Stand By Me: Love & Vulnerability in ‘Final Fantasy XV’

Final Fantasy XV centers around love between men. If you’ve played the game, this is not a contentious statement.

It’s been almost a year since the release of the latest installment in the Final Fantasy franchise, and after playing it, I would argue it’s one of the most emotionally nuanced stories in the series’ history. The game follows Noctis Lucis Caelum, a prince of the kingdom of Lucis, as he undertakes a road trip with his closest friends. His goal to wed his fiancée, Oracle Lunafreya Nox Fleuret, is dashed when the expansionist empire of Niflheim invades the capital city of Lucis. Noctis’ journey refocuses on harnessing the power of Lucis’ old rulers to free the land of Niflheim’s corrupting influence.

FFXV continues the series’ legacy of exploring themes of vulnerability, loss, and intimate relationships among its title characters. While there are women in the game, they feature less prominently than the “chocobros,” and struggle with their own host of problematic representation.

Oracle Lunafreya, Noctis’ promised, takes the role of white mage and, while self-sacrificing, is effective at rallying the gods to save the world until she ends up conveniently dead halfway through the story. Iris Amicitia, sister of the burly Gladiolus, is a cutesy tagalong, but it’s only mentioned in passing that she grows up to be a famous monster hunter.

Aranea Highwind is the sarcastic, jaded mercenary and powerful warrior (that boob armor tho) while celestial servant Gentiana is an enigmatic, helpful spirit, but also a giant, dead, half-naked goddess who’s not actually dead. Pure Final Fantasy. There’s also the expert mechanic yet highly sexualized Cindy Sophiar (don’t even get me started). Characters often comment about how she’s married to her work, which is a slight improvement.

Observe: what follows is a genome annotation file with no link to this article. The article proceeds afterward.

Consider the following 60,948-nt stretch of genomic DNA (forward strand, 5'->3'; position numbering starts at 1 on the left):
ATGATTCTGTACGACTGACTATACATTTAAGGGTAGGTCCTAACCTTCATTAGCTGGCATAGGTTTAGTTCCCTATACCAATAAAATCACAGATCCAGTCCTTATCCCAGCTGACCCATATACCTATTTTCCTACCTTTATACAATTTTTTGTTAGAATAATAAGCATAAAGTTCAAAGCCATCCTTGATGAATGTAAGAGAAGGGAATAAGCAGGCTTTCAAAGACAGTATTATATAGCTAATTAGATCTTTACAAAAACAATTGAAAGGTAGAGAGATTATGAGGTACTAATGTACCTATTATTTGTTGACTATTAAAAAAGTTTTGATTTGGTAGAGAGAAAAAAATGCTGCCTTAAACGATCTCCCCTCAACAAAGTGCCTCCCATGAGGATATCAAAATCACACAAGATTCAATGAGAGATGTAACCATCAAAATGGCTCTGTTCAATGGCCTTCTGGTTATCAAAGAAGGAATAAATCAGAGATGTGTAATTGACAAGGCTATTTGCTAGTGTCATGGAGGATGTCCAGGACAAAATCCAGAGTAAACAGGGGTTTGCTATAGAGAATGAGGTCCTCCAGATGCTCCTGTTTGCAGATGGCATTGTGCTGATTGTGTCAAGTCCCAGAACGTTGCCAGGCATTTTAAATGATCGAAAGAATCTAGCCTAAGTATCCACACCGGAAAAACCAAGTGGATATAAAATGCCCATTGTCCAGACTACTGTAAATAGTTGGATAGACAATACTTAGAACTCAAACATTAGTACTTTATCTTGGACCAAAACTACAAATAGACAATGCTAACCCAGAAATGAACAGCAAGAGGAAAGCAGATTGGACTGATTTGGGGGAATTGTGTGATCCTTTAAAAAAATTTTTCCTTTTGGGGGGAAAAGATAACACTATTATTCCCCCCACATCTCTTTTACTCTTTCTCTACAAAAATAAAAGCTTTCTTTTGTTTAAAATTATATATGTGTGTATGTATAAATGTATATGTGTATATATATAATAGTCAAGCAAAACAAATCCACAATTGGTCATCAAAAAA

The main focus of FFXV is — for better or worse — on the relationships between Noctis and his three friends; the beefy bodyguard Gladiolus Amicitia, his tactical advisor and perennial mother Ignis Scientia, and his best friend and gun-toting precious little cinnamon bun Prompto Argentum.

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‘Final Fantasy XV’ Sends an Important Message About Toxic Masculinity

Final Fantasy XV

Last Wednesday’s Uncovered: Final Fantasy XV event revealed that Final Fantasy XV will finally come out later this year — ten years after being originally announced back in 2006. It is a game that is well-known both among fans and non-fans of the series due to its unique development history. There are a variety of reasons as to why so many people are anticipating the upcoming installment of one of the most beloved series of all time, and some Western fans are hoping that it will bring the JRPG genre back to the forefront after being in decline for the past few years.

In many ways, Final Fantasy XV could set a precedent for its genre — but what about beyond that? What about its messages and social values? Games are an art to be critiqued not only on their mechanics and visual presentation, but also in what they represent and say. Hajime Tabata, the game’s director, has made it clear that the game is being made with an international audience in mind, which is why they are incorporating influences from different cultures into various locations and aspects of the game.

So what will Final Fantasy XV—with such a massive amount of attention focused on its release — have to say to such a wide audience? The thing is, we do not necessarily have to wait until September 30, 2016 to find out, because it seems to already be saying something — something important about masculinity.

Continue reading “‘Final Fantasy XV’ Sends an Important Message About Toxic Masculinity”

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